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Thursday, 11 December 2008

Biology: Giant isopod


View of underside



The Giant isopod is a deep sea crustacean living below 2000 m underwater. Known scientifically as Bathynomus giganteus, it is one of about nine members of the genus Bathynomus. It is also the largest known members of the isopod family, a group of crustaceans closely related to shrimps and crabs. Giant isopods are found in most oceans of the world. Their habitat ranges in depth from the dimly lit sublittoral zone at 550 ft (170 m) to the pitch darkness of the bathypelagic zone at 7,020 ft (2,140 m). They prefer mud or clay ocean bottom areas where they prefer to live solitary lives.

The enormous size of the giant isopod is a result of a phenomenon known as deep sea gigantism. This is were animals that live deep underwater grow larger than similar species in shallower water, the cause is unknown. Other examples of this would be the giant squid and the giant tube worm.

The giant isopod can grow to a length of over 16 inches, which makes it one of the largest members of the crustacean family. Like its terrestrial cousin, the pillbug, the giant isopod's body is protected by a hard shell that is divided into segments. This allows it to be strong and flexible at the same time. When threatened, this animal can roll itself into a ball to protect its vulnerable underside.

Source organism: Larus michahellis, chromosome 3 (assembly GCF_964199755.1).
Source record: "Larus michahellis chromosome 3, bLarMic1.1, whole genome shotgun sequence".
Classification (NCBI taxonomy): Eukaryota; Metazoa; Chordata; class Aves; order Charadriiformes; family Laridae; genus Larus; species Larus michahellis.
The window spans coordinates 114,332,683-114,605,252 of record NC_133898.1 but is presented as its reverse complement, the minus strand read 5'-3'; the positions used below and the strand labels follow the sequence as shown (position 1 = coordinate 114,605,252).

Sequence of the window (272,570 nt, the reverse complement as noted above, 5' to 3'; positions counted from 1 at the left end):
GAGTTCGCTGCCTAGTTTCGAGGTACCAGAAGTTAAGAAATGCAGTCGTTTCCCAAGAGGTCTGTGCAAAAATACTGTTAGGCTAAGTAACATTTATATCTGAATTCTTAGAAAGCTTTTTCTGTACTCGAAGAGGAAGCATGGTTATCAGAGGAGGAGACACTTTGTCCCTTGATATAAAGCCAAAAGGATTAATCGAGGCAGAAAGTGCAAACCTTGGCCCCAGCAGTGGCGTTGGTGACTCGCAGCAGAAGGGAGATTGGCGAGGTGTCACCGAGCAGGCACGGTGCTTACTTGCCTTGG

The giant isopod is a carnivorous crustacean that spends its time scavenging the deep sea floor. Food is extremely scarce at these great depths, so the isopod has adapted to eat what ever happens to fall from above. This includes the bodies of dead whales, fish, and squid. It is believed that the isopod will also feed on some slow-moving animals such as sea cucumbers and sponges.

Giant isopods reproduce by laying eggs. These eggs are thought to be the largest of all the marine invertebrates.The females develop a pouch known as a marsupium, where the eggs are stored until the young are ready to emerge. When this happens, the young isopods escape from the marsupium as fully formed miniatures of the adults. At this stage, they are known as manca and are nearly fully developed. Bypassing the larval stage greatly enhances the young isopod's chances of survival.

Giant isopods are not usually fished commercially, although some can be found in the occasional oceanside restaurant in northern Taiwan, where they are boiled and served with rice.

Sources:
oceanexplorer.noaa.gov
www.seasky.org

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I am a grade nine student living in Mexico. This is my home school education blog. I post the things I learned during the week on this blog. I hope you can learn things from this too.


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